BY: CLAIRE KIM
According to the New York Times, “Hospitals say they are losing money when they treat Covid-19 patients because of the lengthy and intensive medical care these patients need.”
Amid the outbreak of the coronavirus earlier this year, thousands of hospitals across the US have been forced to shut down all “nonessential” services. Ranging from elective surgeries, procedures, and screenings to clinical health appointments with doctors, the suspension of these services have essentially dried-out the health industry. Financially, many hospitals have grown unstable due to the enmeshed problem of having to meet the demands of coronavirus patients while also maintaining their infrastructure from a lack of substantial income.
Though hospitals are well-established for being non-profit, a steady stream of income needs to be obtained to uphold the costs of supplies, health care workers, and facilities. And as you might have connected, such income is readily accumulated from these “non-essential”, patient-based services in hospitals. In fact, one of the most significant services that hospitals rely on for consistent revenue is considered a “non-essential” services: elective surgeries. In comparison to other health care services, elective surgeries tend to demand higher costs from Medicare and private insurers, ultimately providing financial uplifts for hospitals. Statistics have shown that surgical admissions have provided 48% of hospital revenue, a startling number to consider in the face of such absent care.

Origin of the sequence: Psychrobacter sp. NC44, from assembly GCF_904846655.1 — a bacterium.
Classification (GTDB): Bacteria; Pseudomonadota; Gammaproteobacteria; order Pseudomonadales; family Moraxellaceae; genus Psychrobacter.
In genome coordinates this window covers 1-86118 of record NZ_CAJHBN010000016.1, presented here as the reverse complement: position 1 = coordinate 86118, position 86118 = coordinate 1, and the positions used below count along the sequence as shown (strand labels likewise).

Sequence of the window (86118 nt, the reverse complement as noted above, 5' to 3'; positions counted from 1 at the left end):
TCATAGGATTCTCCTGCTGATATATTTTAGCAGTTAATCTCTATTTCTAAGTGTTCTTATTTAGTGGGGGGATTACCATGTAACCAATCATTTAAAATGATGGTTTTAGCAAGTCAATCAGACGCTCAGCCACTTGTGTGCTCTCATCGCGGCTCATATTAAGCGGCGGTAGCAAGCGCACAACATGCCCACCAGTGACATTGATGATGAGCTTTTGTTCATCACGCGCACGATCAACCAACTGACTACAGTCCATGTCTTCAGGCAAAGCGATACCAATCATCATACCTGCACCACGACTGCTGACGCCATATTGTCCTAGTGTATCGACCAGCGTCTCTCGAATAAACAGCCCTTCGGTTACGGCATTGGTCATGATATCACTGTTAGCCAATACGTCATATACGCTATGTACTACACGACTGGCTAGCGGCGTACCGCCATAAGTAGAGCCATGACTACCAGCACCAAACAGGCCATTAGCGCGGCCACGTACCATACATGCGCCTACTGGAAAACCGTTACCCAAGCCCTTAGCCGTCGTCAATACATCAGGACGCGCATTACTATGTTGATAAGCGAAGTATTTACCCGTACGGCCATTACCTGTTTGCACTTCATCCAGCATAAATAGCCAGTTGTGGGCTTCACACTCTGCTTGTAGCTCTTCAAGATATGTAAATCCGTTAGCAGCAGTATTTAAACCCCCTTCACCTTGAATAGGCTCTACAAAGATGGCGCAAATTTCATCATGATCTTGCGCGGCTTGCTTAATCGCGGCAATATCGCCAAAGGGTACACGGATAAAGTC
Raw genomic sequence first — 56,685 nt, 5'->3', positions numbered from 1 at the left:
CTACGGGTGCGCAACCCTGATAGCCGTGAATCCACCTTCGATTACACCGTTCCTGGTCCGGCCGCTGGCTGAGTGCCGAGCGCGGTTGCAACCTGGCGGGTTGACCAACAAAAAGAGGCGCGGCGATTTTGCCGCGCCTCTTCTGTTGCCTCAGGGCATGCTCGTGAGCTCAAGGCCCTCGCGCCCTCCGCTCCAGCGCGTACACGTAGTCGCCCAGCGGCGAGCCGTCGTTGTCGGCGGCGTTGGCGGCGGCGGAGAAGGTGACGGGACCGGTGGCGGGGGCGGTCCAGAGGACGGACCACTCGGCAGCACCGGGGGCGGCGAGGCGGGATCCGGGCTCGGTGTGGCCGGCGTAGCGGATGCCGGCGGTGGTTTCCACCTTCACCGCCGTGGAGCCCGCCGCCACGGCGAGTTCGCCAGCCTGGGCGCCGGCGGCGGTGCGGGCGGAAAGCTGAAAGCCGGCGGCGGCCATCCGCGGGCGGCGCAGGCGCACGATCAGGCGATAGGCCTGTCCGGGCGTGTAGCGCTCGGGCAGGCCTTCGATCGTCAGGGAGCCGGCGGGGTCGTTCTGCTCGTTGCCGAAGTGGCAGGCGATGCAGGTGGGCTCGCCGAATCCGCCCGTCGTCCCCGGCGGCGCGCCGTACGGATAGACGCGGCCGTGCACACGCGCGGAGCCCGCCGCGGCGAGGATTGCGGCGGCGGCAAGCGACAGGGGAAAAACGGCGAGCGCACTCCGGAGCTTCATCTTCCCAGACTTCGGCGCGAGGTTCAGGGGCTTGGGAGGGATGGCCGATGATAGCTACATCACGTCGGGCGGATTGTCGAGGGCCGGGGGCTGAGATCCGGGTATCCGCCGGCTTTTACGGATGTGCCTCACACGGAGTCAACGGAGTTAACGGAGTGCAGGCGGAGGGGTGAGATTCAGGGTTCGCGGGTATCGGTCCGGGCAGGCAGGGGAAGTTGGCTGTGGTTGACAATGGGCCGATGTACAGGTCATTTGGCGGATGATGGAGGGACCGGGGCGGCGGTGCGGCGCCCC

However, the financial burden on hospitals seems to also stem from the services that hospitals currently provide right now as well, coronavirus care. Because recovery from COVID-19 tends to demand a lengthy process and intensive hospital supplies, it’s difficult for many hospitals to sustain consistent treatment. In fact, even the problem of not having enough masks is prominent.